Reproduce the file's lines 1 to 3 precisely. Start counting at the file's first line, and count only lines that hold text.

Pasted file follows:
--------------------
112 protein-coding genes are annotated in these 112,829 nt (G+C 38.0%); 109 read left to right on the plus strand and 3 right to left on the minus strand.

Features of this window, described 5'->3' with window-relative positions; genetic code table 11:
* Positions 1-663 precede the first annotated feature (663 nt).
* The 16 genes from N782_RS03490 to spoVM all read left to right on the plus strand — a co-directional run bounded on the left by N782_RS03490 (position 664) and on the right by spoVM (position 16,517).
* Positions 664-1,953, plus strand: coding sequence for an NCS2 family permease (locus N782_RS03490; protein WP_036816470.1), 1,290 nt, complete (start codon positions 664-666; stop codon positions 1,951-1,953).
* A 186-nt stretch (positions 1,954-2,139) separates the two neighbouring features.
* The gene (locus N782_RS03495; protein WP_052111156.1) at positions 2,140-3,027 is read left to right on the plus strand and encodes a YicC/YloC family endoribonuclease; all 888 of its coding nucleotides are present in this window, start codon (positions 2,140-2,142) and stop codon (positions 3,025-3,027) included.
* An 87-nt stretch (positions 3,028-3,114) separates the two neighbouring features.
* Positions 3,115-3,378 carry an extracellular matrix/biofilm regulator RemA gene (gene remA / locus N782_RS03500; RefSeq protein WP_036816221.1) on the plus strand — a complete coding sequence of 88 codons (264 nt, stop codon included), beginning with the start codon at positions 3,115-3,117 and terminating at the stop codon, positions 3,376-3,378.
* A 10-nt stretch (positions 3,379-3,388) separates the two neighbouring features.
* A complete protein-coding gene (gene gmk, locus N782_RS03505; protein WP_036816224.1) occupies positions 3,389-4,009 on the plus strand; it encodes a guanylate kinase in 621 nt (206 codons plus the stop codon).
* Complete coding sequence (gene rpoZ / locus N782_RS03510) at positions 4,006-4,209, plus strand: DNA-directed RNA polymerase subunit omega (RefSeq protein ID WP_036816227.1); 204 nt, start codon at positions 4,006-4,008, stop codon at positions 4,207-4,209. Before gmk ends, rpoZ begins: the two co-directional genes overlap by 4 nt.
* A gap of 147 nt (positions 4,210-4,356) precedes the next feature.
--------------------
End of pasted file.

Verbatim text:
112 protein-coding genes are annotated in these 112,829 nt (G+C 38.0%); 109 read left to right on the plus strand and 3 right to left on the minus strand.

Features of this window, described 5'->3' with window-relative positions; genetic code table 11:
* Positions 1-663 precede the first annotated feature (663 nt).